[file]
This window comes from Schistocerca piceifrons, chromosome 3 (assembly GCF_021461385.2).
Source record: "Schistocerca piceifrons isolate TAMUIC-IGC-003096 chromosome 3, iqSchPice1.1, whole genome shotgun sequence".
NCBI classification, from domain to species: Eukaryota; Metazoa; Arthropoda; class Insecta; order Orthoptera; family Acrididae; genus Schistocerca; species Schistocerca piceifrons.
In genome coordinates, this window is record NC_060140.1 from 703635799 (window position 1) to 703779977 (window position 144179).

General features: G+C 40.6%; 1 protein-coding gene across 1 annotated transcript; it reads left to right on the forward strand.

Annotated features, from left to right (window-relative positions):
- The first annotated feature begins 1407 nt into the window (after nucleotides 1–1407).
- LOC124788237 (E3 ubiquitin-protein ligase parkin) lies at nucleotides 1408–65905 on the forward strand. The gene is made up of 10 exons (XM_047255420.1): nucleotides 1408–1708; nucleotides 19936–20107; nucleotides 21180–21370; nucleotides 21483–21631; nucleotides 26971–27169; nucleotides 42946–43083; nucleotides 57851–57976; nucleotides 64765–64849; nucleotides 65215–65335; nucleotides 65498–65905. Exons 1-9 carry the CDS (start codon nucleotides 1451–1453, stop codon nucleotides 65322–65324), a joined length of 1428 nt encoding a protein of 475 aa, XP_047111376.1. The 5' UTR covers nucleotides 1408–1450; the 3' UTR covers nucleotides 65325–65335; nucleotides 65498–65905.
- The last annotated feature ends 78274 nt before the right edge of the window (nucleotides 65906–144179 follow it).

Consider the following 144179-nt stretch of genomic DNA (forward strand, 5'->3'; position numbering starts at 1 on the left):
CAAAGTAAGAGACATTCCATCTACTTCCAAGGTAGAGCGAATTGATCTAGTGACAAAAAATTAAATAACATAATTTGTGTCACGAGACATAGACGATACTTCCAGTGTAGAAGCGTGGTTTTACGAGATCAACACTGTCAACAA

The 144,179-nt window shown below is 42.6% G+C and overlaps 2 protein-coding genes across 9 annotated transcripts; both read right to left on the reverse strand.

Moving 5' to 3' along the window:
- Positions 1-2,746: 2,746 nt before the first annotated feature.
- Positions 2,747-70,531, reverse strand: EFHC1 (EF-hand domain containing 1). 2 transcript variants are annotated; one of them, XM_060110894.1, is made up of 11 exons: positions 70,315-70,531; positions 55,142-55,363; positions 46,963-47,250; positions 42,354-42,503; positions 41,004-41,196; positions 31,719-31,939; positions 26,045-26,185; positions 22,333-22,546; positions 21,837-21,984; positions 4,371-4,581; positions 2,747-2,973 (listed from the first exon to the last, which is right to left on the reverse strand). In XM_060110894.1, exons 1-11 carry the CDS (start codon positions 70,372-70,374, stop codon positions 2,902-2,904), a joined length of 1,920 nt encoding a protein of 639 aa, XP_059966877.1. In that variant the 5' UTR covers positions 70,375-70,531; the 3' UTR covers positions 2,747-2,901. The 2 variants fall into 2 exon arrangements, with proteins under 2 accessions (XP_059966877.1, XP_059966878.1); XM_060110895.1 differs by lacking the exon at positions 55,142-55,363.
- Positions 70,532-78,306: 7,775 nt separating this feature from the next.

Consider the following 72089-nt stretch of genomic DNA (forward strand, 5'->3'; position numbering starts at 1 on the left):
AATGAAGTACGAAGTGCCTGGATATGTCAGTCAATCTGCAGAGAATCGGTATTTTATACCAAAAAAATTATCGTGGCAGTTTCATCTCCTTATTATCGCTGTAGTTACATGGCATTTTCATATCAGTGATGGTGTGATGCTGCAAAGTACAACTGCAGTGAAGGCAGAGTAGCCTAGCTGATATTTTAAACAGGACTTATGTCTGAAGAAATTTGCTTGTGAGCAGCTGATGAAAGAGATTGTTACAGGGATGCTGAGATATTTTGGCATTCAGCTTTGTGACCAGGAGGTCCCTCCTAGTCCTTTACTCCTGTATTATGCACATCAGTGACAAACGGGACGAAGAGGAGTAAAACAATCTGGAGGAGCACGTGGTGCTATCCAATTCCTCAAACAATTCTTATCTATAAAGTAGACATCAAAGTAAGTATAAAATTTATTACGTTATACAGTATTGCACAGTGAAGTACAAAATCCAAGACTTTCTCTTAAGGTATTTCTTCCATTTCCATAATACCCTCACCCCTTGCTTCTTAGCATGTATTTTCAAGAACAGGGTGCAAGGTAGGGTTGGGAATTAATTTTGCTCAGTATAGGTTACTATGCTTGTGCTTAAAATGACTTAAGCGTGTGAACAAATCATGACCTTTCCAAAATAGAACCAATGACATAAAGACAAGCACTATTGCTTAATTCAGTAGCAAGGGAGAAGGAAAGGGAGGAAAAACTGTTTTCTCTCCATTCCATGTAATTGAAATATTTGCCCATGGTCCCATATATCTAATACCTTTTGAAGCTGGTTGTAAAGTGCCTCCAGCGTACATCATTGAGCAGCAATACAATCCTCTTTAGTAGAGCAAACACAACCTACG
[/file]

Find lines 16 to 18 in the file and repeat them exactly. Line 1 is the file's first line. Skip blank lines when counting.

- Positions 70,532-78,306: 7,775 nt separating this feature from the next.

Consider the following 72089-nt stretch of genomic DNA (forward strand, 5'->3'; position numbering starts at 1 on the left):
AATGAAGTACGAAGTGCCTGGATATGTCAGTCAATCTGCAGAGAATCGGTATTTTATACCAAAAAAATTATCGTGGCAGTTTCATCTCCTTATTATCGCTGTAGTTACATGGCATTTTCATATCAGTGATGGTGTGATGCTGCAAAGTACAACTGCAGTGAAGGCAGAGTAGCCTAGCTGATATTTTAAACAGGACTTATGTCTGAAGAAATTTGCTTGTGAGCAGCTGATGAAAGAGATTGTTACAGGGATGCTGAGATATTTTGGCATTCAGCTTTGTGACCAGGAGGTCCCTCCTAGTCCTTTACTCCTGTATTATGCACATCAGTGACAAACGGGACGAAGAGGAGTAAAACAATCTGGAGGAGCACGTGGTGCTATCCAATTCCTCAAACAATTCTTATCTATAAAGTAGACATCAAAGTAAGTATAAAATTTATTACGTTATACAGTATTGCACAGTGAAGTACAAAATCCAAGACTTTCTCTTAAGGTATTTCTTCCATTTCCATAATACCCTCACCCCTTGCTTCTTAGCATGTATTTTCAAGAACAGGGTGCAAGGTAGGGTTGGGAATTAATTTTGCTCAGTATAGGTTACTATGCTTGTGCTTAAAATGACTTAAGCGTGTGAACAAATCATGACCTTTCCAAAATAGAACCAATGACATAAAGACAAGCACTATTGCTTAATTCAGTAGCAAGGGAGAAGGAAAGGGAGGAAAAACTGTTTTCTCTCCATTCCATGTAATTGAAATATTTGCCCATGGTCCCATATATCTAATACCTTTTGAAGCTGGTTGTAAAGTGCCTCCAGCGTACATCATTGAGCAGCAATACAATCCTCTTTAGTAGAGCAAACACAACCTACG